The Integration of LAL and SBL

From 2007 to 2016, the Lakers went 17-29 at the Las Vegas Summer League, never winning more than three games.

But for the last two summer trips to Sin City, they’ve done very little but win.

After dropping their first two games in 2017, the Lakers reeled off six straight W’s to take home their first championship. The 2018 squad, despite having just two players carry over, started 6-0 before losing in the final game, for a total record of 12-3. That’s a shift from 36.9 percent (2007-16) to 92.3 percent (2017-18).

Behind that movement towards the win column has been a vision laid out by Joey Buss, the President/CEO of the South Bay Lakers. When his older sister and controlling owner Jeanie Buss hired Magic Johnson and Rob Pelinka, Joey Buss saw it as an opportunity to more fully integrate the teams.

Towards that end, Summer League is the place where the Lakers and SBL meet, where all is cohesive.

“That’s something I’ve been really wanting to have happen for a long time,” said Buss. “Status quo has a way of preventing change, so when Rob and Magic came in, it was pretty much a blank slate to reimagine how the teams interact with each other, how the system should be."

Buss already had a great relationship with Luke Walton, who has really embraced SBL over the past two years.

“I sat down with Rob, Magic and Luke and explained what my vision for a minor league system should look like, and how it should connect with the major league franchise, and they were 100 percent bought into that vision,” he recalled.

Johnson, Pelinka and Asst. GM/Director of Scouting Jesse Buss certainly got things off to a good start with their haul from the past two NBA Drafts.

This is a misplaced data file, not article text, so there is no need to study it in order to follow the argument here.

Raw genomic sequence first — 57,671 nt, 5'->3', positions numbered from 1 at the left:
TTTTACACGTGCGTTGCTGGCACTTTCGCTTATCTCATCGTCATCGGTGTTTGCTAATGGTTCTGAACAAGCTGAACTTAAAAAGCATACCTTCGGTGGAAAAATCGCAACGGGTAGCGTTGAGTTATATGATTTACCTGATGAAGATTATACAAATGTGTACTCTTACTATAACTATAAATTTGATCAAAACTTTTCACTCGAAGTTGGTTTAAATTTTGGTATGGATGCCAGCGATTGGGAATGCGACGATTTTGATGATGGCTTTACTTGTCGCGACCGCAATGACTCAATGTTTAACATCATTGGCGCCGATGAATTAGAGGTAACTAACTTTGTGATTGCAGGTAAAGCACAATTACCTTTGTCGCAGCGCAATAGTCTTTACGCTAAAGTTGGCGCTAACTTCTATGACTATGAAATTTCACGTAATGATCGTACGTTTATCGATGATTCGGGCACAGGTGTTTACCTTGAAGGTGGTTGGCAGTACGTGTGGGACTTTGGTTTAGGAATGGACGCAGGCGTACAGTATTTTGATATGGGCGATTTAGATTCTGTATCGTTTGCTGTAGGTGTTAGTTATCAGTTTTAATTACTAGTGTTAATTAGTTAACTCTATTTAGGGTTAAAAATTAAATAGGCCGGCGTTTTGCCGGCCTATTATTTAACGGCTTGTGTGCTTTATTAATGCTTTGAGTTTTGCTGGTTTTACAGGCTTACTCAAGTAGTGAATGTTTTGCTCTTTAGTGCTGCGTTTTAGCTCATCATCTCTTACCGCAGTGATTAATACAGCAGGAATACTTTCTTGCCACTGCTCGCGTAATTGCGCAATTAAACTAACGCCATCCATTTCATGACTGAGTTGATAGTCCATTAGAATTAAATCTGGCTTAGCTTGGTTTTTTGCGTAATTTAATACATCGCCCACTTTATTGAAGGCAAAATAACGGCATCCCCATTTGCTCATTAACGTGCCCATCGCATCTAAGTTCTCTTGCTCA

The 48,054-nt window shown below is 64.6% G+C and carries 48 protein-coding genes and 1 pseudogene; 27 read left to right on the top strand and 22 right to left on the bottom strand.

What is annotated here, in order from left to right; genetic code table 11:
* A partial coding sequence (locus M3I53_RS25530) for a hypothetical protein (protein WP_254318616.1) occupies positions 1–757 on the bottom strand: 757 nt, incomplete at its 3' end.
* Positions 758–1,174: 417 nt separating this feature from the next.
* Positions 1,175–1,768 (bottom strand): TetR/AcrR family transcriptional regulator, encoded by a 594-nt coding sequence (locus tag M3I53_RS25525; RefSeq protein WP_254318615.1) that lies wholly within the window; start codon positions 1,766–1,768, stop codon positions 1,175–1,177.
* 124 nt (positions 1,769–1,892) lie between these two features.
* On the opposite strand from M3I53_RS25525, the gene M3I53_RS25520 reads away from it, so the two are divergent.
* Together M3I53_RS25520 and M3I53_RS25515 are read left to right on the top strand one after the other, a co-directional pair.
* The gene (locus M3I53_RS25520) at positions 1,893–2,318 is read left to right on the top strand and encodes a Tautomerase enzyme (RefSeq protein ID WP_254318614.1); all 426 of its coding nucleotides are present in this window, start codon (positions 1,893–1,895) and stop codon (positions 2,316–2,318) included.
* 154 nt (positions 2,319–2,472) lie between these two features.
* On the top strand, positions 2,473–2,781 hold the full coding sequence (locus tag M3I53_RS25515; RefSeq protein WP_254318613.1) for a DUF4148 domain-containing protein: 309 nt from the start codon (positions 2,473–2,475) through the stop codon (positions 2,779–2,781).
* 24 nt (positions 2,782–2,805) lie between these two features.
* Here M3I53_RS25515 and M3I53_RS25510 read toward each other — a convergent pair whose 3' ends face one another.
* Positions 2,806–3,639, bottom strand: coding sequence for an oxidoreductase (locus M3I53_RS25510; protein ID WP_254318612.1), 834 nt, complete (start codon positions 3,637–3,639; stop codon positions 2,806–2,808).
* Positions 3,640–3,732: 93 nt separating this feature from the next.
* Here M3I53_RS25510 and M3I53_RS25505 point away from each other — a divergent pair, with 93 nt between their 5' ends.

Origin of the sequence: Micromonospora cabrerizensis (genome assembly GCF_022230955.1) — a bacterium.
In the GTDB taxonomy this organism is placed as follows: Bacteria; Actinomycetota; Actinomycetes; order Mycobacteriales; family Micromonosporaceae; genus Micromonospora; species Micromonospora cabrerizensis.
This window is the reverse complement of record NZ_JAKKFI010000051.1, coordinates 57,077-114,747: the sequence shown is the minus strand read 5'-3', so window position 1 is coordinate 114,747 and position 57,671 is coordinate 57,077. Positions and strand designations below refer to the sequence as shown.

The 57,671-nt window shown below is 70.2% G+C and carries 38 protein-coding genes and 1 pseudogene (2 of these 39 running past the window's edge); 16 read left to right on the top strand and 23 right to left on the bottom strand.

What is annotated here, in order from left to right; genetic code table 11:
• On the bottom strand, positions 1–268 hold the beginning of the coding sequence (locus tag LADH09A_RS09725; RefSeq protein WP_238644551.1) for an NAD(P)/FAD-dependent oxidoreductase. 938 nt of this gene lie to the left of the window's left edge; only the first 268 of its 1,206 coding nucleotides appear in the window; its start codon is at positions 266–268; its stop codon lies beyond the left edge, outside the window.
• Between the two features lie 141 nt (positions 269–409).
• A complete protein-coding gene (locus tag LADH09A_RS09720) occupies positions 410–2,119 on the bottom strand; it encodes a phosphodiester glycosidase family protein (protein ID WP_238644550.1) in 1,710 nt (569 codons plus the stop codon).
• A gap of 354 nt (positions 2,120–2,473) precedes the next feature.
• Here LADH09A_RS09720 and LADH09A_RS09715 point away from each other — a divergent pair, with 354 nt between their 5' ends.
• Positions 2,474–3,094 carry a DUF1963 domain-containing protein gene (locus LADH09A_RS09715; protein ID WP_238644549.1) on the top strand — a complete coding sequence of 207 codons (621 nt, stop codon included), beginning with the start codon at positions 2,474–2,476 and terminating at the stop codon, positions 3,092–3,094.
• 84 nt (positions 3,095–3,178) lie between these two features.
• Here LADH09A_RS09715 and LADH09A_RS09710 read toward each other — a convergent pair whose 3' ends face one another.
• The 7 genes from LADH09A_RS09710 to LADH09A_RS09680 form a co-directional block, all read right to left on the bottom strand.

In 2017, No. 2 overall pick Lonzo Ball wound up as the Vegas MVP, and No. 27 pick Kyle Kuzma the Championship Game MVP. The next summer, No. 30 pick Josh Hart won the MVP, while No. 47 pick Svi Mykhailiuk was named to the Second Team. Meanwhile, No. 25 overall pick Moe Wagner helped them get off to a 3-0 start before a knee contusion shut him down.

On the 2017 Summer League champion, SBL were repped by starters Vander Blue and Travis Wear plus Alex Caruso, (who went off for 19 points and 9 assists while outplaying lottery pick De’Aaron Fox). In 2018, Caruso was the lone holdover aside from Hart – who was limited in 2017 due to an ankle injury – but was joined by DeMarcus Holland and Steph Branch from the South Bay Lakers. Meanwhile, SBL head coach Coby Karl (62-38, .620) was on Miles Simon’s staff, as was SBL assistant Brian Walsh, further integrating the groups.

“Every year moving forward we’re going to try to bring in guys from the G League team to the summer league team to give them opportunity,” said Buss. “We’re also trying to interconnect the coaching staff, and that allows you to introduce these coaches to the draft picks, so you can have more success moving forward.”

Take the case of 18-year-old Issac Bonga, the 39th pick in the Draft, who will undoubtedly be playing for SBL this season. Instead of showing up blind to SBL after Lakers training camp, he’s already familiar with the coaching staff, and likely with some of his teammates. Furthermore, since Karl makes sure to run what Luke Walton runs with the Lakers, Bonga will have familiarity in that sense as well.

“We feel that it’s our mission to develop any player that’s on assignment with us, but, the key characteristics I think are required for an assignment to be successful is for the player to be 100 percent bought into it,” said Buss. “I think Bonga is a really fascinating player, because he has so many different skillsets. When he comes into the G League, he’s going to be very fun to watch, and play with a pace that we want to play with. And hopefully develop the skills that Luke needs him to develop to be able to contribute at the NBA level.”

At first glance, Bonga appears more like a long-term “upside” play, but Buss doesn’t see that as a modus operandi.

“I think there’s a misconception that in order to develop talent, you have to only get one type of player, which would be a young, undrafted player with no experience,” he said. “The problem with that philosophy in the G League is you end up getting a collection of these players that may not play well together. If they’re not playing well together, the team may struggle. Then, are you really going to be able to properly evaluate those players?